What would a 'merit-based immigration' system look like in the U.S.?

US President Donald Trump delivers remarks on October 26, 2017 in the East Room of the White House in Washington, DC. 
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President Donald Trump is calling for a "merit-based immigration" system following the deadly truck rampage through a New York City bike path.

The Uzbekistan native Sayfullo Saipov, 29, arrested Tuesday after the attack, entered the United States in 2010 under the Diversity Immigrant Visa Program, which encourages immigration from underrepresented nations. Up to 50,000 visas a year are issued under the program using a lottery system. Trump ripped the program on Twitter Wednesday, calling for an end to the system:

President Trump called for the adoption of a merit-based immigration system in February during his first address to Congress, praising Canada and Australia for using the point-based system. 

Here's how the merit-based immigration system works:

Merit-based systems prioritize access to immigrants based on education, specialized skill sets, employment experience, language proficiency and age, according to the Bipartisan Policy Center.

The merit-based system would significantly shift U.S. immigration policy, which currently heavily operates on a family-based system, stemming from unifying members of a family regardless of their economic or educational background. In 2015, 65 percent of those granted lawful residencies petitioned for family-sponsored visas as opposed to the 14 percent of new immigrants admitted through employment or skills, according to the Bipartisan Policy Center.

Immigrants can also be granted legal entry into the country through a U.S. employer, for humanitarian reasons or based on the lottery system.

The system proposed by President Trump would change the proportions of who is let into the U.S. and who is denied entry. The notion behind a merit-based system is that immigrants would contribute to the economy and society. It's backed by the idea that many immigration slots are going to individuals who don't have as much to offer to the U.S. as the country does to them. 

Although slightly different, the merit-based immigration system used in both Canada and Australia are based on the number of points granted through selection factors, such as language proficiency, being of prime employment age or a job offer. In Canada, an individual's points can add up to a maximum of 100. In Australia, a person must earn at least 60 points to qualify.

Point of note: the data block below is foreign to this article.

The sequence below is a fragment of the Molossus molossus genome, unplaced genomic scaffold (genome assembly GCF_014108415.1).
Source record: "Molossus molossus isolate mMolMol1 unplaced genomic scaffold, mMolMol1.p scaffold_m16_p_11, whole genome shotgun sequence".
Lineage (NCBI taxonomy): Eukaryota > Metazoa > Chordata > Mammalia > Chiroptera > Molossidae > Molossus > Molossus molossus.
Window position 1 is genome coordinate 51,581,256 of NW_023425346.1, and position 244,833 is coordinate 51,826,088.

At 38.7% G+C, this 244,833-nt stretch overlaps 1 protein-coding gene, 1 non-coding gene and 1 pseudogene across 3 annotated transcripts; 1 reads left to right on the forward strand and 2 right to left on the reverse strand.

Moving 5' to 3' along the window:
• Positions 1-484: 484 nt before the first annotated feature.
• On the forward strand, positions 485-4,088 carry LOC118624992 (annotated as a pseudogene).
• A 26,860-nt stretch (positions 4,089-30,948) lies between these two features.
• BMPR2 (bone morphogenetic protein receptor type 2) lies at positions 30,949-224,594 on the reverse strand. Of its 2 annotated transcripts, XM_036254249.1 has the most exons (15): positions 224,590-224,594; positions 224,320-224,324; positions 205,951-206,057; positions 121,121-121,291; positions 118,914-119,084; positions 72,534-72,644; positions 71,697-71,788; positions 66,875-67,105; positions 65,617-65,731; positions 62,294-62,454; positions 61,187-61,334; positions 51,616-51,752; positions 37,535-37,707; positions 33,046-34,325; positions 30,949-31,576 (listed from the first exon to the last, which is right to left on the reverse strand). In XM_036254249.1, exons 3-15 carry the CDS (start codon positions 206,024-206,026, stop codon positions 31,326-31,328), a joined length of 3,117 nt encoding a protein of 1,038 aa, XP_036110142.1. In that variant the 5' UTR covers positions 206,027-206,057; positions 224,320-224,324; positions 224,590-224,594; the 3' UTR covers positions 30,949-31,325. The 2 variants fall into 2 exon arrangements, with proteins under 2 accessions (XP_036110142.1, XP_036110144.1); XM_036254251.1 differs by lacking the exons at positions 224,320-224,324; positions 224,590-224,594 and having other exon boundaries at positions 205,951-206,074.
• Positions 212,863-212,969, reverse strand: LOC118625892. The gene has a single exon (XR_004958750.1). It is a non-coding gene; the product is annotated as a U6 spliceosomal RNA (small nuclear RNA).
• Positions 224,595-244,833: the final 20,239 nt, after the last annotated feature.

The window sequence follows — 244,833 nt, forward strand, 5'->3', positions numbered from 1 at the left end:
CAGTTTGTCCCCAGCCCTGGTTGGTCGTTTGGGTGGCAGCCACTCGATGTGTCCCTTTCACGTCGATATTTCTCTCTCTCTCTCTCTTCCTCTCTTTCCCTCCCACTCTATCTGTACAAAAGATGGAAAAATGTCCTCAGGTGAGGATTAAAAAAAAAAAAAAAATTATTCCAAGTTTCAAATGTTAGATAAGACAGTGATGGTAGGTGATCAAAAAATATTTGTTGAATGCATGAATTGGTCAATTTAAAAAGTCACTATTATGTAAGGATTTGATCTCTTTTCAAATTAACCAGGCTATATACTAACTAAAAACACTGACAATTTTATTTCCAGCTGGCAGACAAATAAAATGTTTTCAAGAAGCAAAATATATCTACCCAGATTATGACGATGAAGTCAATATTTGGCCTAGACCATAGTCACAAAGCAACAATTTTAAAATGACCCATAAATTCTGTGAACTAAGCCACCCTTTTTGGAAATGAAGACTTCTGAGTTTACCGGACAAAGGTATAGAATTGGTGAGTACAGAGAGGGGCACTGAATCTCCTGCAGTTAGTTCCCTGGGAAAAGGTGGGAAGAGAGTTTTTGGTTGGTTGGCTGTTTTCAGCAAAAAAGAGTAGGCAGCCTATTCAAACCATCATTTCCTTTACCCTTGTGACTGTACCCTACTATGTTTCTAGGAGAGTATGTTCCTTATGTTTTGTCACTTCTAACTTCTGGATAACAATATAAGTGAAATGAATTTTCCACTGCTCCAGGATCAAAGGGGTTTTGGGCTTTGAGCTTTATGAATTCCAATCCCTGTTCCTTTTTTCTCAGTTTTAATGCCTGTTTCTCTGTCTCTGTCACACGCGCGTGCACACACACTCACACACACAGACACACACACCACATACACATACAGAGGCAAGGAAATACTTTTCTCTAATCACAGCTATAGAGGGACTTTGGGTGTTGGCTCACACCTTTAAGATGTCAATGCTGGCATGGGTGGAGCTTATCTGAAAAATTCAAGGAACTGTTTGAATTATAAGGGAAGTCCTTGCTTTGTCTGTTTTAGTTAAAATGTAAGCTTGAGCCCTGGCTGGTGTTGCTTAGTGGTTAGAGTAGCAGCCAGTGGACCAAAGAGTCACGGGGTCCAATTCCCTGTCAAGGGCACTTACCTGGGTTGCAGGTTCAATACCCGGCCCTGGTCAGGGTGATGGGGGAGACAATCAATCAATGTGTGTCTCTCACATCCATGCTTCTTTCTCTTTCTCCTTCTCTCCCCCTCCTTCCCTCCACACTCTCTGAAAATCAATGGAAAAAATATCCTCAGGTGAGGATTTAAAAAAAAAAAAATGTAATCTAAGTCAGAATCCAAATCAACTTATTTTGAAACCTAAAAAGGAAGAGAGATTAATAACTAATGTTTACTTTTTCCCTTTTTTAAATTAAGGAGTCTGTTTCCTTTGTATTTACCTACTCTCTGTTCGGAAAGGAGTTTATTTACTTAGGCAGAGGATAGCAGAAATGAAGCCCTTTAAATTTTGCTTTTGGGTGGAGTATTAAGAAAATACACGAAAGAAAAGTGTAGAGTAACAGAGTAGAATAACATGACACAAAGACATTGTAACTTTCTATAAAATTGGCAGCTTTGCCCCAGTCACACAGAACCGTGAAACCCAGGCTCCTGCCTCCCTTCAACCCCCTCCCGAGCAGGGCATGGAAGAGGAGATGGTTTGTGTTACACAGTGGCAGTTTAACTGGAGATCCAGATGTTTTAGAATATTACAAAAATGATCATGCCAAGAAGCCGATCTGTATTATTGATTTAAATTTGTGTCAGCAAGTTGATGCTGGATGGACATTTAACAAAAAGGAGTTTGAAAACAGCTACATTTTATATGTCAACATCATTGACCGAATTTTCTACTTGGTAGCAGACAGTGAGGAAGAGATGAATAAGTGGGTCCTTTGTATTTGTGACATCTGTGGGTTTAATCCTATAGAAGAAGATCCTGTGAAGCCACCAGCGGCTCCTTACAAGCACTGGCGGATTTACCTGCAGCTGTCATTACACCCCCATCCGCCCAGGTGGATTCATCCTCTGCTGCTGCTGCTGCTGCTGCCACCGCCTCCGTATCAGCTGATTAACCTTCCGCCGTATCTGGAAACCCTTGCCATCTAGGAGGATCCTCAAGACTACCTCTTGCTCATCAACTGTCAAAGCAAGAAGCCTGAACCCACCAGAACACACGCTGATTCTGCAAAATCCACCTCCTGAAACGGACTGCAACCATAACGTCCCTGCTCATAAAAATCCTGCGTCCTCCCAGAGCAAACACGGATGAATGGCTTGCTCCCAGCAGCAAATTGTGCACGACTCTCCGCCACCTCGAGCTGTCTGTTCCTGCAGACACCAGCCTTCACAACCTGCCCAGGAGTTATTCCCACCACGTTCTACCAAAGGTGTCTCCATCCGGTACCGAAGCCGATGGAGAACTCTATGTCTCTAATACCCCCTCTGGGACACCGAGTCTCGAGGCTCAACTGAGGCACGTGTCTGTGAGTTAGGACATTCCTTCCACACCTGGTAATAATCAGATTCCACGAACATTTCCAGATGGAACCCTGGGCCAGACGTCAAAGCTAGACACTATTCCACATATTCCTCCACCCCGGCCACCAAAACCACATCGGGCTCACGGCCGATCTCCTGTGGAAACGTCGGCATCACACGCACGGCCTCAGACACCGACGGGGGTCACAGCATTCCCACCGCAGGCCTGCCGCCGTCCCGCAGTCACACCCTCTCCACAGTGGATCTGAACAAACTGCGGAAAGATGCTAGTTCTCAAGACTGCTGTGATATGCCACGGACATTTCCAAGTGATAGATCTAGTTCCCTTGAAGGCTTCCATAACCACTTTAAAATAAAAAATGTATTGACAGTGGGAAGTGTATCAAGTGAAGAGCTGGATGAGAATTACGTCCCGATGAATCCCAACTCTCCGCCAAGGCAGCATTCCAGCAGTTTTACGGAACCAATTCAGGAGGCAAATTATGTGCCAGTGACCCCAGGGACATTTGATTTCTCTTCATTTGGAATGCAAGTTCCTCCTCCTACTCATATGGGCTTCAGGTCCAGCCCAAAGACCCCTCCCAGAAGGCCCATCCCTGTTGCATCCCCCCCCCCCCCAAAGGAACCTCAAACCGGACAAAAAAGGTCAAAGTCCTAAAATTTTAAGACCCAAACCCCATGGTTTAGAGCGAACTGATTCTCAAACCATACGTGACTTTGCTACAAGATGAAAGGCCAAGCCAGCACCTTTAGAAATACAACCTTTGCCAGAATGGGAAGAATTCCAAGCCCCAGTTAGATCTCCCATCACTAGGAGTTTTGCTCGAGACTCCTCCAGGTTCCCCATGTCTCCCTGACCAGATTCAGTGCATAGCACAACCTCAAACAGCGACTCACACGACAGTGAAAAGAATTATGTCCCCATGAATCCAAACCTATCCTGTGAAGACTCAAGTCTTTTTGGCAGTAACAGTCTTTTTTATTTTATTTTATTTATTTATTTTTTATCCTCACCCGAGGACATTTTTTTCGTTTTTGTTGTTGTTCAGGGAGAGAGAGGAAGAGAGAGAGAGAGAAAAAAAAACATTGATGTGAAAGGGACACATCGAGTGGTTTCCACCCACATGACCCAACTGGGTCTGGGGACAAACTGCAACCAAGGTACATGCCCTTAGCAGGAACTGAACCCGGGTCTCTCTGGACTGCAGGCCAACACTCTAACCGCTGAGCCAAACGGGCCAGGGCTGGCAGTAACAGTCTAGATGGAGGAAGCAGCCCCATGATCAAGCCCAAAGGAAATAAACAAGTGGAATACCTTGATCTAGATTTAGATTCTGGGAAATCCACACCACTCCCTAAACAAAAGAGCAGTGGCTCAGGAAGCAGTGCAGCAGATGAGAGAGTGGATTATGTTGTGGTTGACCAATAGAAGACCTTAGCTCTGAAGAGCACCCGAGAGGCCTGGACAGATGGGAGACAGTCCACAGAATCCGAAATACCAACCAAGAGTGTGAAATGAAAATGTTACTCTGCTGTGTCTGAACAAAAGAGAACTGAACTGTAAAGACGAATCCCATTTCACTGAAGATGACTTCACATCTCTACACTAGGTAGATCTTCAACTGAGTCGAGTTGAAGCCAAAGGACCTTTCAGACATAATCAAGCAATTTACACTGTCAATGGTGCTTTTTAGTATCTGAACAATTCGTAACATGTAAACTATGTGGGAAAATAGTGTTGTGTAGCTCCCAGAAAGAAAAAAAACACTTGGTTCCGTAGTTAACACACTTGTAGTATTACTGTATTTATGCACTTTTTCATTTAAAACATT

Who would benefit from a merit-based immigration system?

Admitting highly-skilled, educated immigrants would benefit places like Silicon Valley, which seek out only the best and brightest employees. Many leaders in Silicon Valley have long stood against limits on employment-based immigration, as it hurts their ability to recruit talent from all over the world.

The STEM industry would likely greatly benefit from having a diverse pool of talented workers to choose from. Selection factors behind the merit-based system push for assimilation for an easier transition into the professional workforce.

In theory, by having more higher-skilled workers, the country could save money and raise wages.

What are the challenges of using a merit-based immigration system?

Lower-skilled workers make a large portion of the hospitality, health care and food services. Increasing merit-based visas and cutting down on family-based and other visas, could largely disrupt the labor market in these sectors, according to USA Today.

Because such a high number of immigrants entering the country are low-skilled workers, the merit-based system would pose more restrictions on who enters the country overall. The system would naturally keep many people out based on the standards placed on visa grants and therefore reduce immigration.

There is evidence that immigrants who enter countries, such as Canada and Australia, through merit-based immigration face issues with underemployment and unemployment, according to the Bipartisan Policy Center.

This is because many highly-skilled immigrants spend time upgrading their credentials in a new country and don't necessarily have to have a job offer before immigrating to the U.S.

Additionally, many of the traits required by the point system encourage assimilation, which in turn harm the diversity the U.S. prides itself on. 

Even if a merit-based system was adopted by the U.S., there will be other visas available for immigrants.

There is no country that operates solely on a merit-based system. Countries such as Canada still grants visas for humanitarian or family reasons. The U.S. already approves temporary visas for workers, students, visitors and family members of legal residents.

Immigrants on temporary work visas, such as H1Bs and H-2As, are still influencing the economy. An H1B visa-- which allows U.S. employers to hire college-graduate, highly-skilled workers-- is the closest program to a merit-based system currently used in the U.S.